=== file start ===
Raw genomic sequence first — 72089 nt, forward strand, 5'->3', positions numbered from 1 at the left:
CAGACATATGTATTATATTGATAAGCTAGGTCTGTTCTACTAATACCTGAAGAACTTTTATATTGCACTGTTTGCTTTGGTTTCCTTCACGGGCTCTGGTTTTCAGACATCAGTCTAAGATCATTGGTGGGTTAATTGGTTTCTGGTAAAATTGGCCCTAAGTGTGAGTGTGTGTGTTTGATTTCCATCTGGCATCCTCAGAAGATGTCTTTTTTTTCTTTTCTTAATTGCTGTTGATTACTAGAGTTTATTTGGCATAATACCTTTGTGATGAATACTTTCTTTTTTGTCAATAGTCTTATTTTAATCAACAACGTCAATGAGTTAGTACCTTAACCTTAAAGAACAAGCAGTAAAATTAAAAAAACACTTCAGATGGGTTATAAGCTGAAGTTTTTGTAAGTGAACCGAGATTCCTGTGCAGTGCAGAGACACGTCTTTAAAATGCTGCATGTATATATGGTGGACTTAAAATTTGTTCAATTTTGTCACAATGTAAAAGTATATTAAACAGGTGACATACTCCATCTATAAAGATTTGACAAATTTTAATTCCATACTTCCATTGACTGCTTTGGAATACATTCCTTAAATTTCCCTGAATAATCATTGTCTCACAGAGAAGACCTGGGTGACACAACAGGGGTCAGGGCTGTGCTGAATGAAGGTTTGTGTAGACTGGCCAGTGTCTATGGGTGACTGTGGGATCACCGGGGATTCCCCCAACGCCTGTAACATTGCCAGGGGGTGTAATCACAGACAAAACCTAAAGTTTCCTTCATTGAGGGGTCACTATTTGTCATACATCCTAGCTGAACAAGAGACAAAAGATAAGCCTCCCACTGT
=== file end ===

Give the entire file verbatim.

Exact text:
Raw genomic sequence first — 72089 nt, forward strand, 5'->3', positions numbered from 1 at the left:
CAGACATATGTATTATATTGATAAGCTAGGTCTGTTCTACTAATACCTGAAGAACTTTTATATTGCACTGTTTGCTTTGGTTTCCTTCACGGGCTCTGGTTTTCAGACATCAGTCTAAGATCATTGGTGGGTTAATTGGTTTCTGGTAAAATTGGCCCTAAGTGTGAGTGTGTGTGTTTGATTTCCATCTGGCATCCTCAGAAGATGTCTTTTTTTTCTTTTCTTAATTGCTGTTGATTACTAGAGTTTATTTGGCATAATACCTTTGTGATGAATACTTTCTTTTTTGTCAATAGTCTTATTTTAATCAACAACGTCAATGAGTTAGTACCTTAACCTTAAAGAACAAGCAGTAAAATTAAAAAAACACTTCAGATGGGTTATAAGCTGAAGTTTTTGTAAGTGAACCGAGATTCCTGTGCAGTGCAGAGACACGTCTTTAAAATGCTGCATGTATATATGGTGGACTTAAAATTTGTTCAATTTTGTCACAATGTAAAAGTATATTAAACAGGTGACATACTCCATCTATAAAGATTTGACAAATTTTAATTCCATACTTCCATTGACTGCTTTGGAATACATTCCTTAAATTTCCCTGAATAATCATTGTCTCACAGAGAAGACCTGGGTGACACAACAGGGGTCAGGGCTGTGCTGAATGAAGGTTTGTGTAGACTGGCCAGTGTCTATGGGTGACTGTGGGATCACCGGGGATTCCCCCAACGCCTGTAACATTGCCAGGGGGTGTAATCACAGACAAAACCTAAAGTTTCCTTCATTGAGGGGTCACTATTTGTCATACATCCTAGCTGAACAAGAGACAAAAGATAAGCCTCCCACTGT